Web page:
French African policy: towards change
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It has been a constant feature of French policy towards black Africa that political and strategic factors have been more significant than economic considerations in determining this policy. It is in this sense that reference to continuity has become almost a cliche of surveys of French African policy. At the same time the idea that 'the exercise of power in Africa was vital if French status in Europe was to be maintained'1 has also been a constant feature of French policy towards Africa. In the modern period this policy is sometimes traced back to De Gaulle and the beginning of the Fifth Republic but it actually dates back even further, to the early 1950s when France began to lay the framework for its post-war African policy. A key actor in the formulation of this policy was the Minister for Overseas France at the time, Francois Mitterrand. Forty years later, in the early 1990s, Mitterrand is once again a key actor in French relations with Africa. Today however he is no longer a force for, but rather an obstacle to, much-needed change. It will be the intention of this article to survey French African policy at the present time, paying particular attention to those features of the situation which, despite the rapidly changing international situation that has rendered many of the premisses on which French African policy is traditionally based obsolete, nonetheless continue to constitute major obstacles to change. In this survey the significance of both external and internal political constraints, whether of an institutional nature or relating to the role of particular individuals, will be considered.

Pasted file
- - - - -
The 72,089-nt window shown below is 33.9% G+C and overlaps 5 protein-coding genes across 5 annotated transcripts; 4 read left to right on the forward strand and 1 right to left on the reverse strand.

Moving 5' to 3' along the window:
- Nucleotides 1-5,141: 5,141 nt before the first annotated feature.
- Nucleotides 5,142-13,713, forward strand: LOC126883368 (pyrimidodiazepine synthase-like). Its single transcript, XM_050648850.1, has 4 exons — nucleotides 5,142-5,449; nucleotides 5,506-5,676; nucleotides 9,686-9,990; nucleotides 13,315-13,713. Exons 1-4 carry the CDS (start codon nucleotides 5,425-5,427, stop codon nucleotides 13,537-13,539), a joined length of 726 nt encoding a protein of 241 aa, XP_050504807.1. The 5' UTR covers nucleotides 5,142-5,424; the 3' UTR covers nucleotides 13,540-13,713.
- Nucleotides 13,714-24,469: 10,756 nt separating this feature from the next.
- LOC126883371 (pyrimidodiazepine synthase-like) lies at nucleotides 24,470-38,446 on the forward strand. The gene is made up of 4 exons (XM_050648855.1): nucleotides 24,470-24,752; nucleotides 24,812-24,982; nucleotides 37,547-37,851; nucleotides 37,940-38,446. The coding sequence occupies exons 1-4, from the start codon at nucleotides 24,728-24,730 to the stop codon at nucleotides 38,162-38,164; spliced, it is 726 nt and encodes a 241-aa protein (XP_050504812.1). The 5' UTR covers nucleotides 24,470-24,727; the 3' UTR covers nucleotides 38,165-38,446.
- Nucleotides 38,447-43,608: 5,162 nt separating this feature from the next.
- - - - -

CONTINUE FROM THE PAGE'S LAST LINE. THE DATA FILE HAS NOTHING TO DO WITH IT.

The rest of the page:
|Number of pages||15|
|Publication status||Published - 1992|